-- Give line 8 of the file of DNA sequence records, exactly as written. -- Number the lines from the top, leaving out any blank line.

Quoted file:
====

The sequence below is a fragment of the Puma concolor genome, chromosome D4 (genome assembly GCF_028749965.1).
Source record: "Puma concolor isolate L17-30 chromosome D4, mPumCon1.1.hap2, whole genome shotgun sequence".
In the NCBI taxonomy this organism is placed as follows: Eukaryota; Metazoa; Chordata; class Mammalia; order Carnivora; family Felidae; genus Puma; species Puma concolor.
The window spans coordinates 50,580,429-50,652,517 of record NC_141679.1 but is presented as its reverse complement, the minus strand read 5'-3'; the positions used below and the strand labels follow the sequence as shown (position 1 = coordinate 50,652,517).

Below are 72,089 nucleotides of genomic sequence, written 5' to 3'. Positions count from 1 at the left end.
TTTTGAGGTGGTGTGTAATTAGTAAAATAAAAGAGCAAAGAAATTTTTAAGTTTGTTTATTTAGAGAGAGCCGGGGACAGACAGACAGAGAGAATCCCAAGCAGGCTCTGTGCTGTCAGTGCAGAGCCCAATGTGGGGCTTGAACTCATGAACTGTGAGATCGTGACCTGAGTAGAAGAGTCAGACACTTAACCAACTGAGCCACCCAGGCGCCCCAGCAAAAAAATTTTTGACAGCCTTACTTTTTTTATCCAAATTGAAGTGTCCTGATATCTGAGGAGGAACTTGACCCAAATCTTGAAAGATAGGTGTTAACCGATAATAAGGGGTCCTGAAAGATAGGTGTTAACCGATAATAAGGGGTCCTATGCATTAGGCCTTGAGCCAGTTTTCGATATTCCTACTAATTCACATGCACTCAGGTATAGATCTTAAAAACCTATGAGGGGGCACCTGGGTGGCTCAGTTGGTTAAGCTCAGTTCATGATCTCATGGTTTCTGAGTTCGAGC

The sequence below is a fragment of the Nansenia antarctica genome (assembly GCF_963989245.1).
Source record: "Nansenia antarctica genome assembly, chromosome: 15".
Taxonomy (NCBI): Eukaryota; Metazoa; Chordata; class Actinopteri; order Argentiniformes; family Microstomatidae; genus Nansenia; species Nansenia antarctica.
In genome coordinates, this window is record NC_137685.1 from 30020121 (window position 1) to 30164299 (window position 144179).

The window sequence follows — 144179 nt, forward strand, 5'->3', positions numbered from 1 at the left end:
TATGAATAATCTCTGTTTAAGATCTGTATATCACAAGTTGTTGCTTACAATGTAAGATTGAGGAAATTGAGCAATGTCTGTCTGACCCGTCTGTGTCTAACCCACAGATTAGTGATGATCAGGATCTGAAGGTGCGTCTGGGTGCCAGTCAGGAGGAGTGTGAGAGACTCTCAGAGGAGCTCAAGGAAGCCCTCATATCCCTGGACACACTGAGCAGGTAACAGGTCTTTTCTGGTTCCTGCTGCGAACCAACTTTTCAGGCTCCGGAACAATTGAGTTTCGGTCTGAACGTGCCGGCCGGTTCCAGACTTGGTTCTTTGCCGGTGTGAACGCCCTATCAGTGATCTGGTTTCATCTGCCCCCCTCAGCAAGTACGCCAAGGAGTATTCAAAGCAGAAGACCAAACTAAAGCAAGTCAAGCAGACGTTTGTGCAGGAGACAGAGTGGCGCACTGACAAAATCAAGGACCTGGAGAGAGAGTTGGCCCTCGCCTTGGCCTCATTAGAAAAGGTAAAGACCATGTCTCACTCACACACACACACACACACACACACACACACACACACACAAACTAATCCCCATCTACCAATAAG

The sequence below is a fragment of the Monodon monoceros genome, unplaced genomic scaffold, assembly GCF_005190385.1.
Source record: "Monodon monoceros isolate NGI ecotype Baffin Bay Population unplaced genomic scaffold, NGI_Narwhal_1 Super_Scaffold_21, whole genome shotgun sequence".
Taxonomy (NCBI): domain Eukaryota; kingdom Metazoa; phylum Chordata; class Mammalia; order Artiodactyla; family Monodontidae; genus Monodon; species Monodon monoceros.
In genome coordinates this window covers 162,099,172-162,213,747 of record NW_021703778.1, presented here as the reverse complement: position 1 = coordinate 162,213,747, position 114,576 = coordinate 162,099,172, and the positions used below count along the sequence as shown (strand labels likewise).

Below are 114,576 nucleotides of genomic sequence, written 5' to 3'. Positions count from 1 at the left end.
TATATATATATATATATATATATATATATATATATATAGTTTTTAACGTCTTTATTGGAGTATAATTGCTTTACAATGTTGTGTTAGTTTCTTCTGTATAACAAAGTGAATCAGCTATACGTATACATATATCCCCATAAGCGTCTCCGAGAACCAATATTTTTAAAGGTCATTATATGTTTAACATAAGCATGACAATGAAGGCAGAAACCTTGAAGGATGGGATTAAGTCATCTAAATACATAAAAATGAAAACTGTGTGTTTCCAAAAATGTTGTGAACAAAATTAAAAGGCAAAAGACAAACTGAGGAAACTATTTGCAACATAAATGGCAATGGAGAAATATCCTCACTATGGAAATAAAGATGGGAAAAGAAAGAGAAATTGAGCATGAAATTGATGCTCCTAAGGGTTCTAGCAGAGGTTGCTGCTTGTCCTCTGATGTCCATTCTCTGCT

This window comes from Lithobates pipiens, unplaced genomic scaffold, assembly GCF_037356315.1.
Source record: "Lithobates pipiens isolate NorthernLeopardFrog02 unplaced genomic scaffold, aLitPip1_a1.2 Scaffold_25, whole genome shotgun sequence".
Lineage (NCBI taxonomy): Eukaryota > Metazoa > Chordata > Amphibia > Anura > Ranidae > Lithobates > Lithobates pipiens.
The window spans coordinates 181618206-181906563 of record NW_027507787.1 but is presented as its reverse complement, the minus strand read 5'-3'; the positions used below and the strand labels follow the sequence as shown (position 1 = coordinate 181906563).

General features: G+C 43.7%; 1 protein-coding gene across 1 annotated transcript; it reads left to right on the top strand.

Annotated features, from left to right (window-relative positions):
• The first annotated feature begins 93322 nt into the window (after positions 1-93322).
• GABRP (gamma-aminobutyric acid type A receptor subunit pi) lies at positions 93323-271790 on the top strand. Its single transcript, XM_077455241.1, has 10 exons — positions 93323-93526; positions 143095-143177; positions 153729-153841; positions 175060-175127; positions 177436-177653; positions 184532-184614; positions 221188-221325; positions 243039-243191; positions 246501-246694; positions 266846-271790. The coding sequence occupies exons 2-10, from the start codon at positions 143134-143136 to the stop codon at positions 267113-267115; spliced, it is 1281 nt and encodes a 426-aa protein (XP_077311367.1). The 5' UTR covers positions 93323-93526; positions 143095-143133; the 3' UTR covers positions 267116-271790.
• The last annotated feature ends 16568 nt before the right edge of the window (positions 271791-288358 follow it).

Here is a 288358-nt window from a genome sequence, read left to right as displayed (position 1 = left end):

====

Source record: "Nansenia antarctica genome assembly, chromosome: 15".